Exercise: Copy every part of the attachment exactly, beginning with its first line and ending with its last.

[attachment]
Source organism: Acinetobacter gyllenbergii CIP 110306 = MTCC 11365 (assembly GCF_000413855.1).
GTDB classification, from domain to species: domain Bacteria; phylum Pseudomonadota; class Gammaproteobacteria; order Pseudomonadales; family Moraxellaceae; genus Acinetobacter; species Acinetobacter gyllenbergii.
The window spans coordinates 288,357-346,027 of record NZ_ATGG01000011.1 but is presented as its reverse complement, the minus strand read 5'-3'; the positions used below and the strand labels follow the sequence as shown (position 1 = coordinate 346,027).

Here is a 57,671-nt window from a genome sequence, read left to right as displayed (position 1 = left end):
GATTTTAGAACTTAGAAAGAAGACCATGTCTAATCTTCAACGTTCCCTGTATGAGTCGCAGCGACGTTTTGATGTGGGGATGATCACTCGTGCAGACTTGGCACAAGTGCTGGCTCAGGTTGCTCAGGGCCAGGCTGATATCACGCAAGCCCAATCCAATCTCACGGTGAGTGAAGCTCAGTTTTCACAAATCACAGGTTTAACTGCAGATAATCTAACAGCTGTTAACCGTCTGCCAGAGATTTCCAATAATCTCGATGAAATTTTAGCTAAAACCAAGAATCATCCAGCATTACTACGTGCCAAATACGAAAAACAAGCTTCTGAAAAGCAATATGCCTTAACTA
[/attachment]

Source organism: Acinetobacter gyllenbergii CIP 110306 = MTCC 11365 (assembly GCF_000413855.1).
GTDB classification, from domain to species: domain Bacteria; phylum Pseudomonadota; class Gammaproteobacteria; order Pseudomonadales; family Moraxellaceae; genus Acinetobacter; species Acinetobacter gyllenbergii.
The window spans coordinates 288,357-346,027 of record NZ_ATGG01000011.1 but is presented as its reverse complement, the minus strand read 5'-3'; the positions used below and the strand labels follow the sequence as shown (position 1 = coordinate 346,027).

Here is a 57,671-nt window from a genome sequence, read left to right as displayed (position 1 = left end):
GATTTTAGAACTTAGAAAGAAGACCATGTCTAATCTTCAACGTTCCCTGTATGAGTCGCAGCGACGTTTTGATGTGGGGATGATCACTCGTGCAGACTTGGCACAAGTGCTGGCTCAGGTTGCTCAGGGCCAGGCTGATATCACGCAAGCCCAATCCAATCTCACGGTGAGTGAAGCTCAGTTTTCACAAATCACAGGTTTAACTGCAGATAATCTAACAGCTGTTAACCGTCTGCCAGAGATTTCCAATAATCTCGATGAAATTTTAGCTAAAACCAAGAATCATCCAGCATTACTACGTGCCAAATACGAAAAACAAGCTTCTGAAAAGCAATATGCCTTAACTA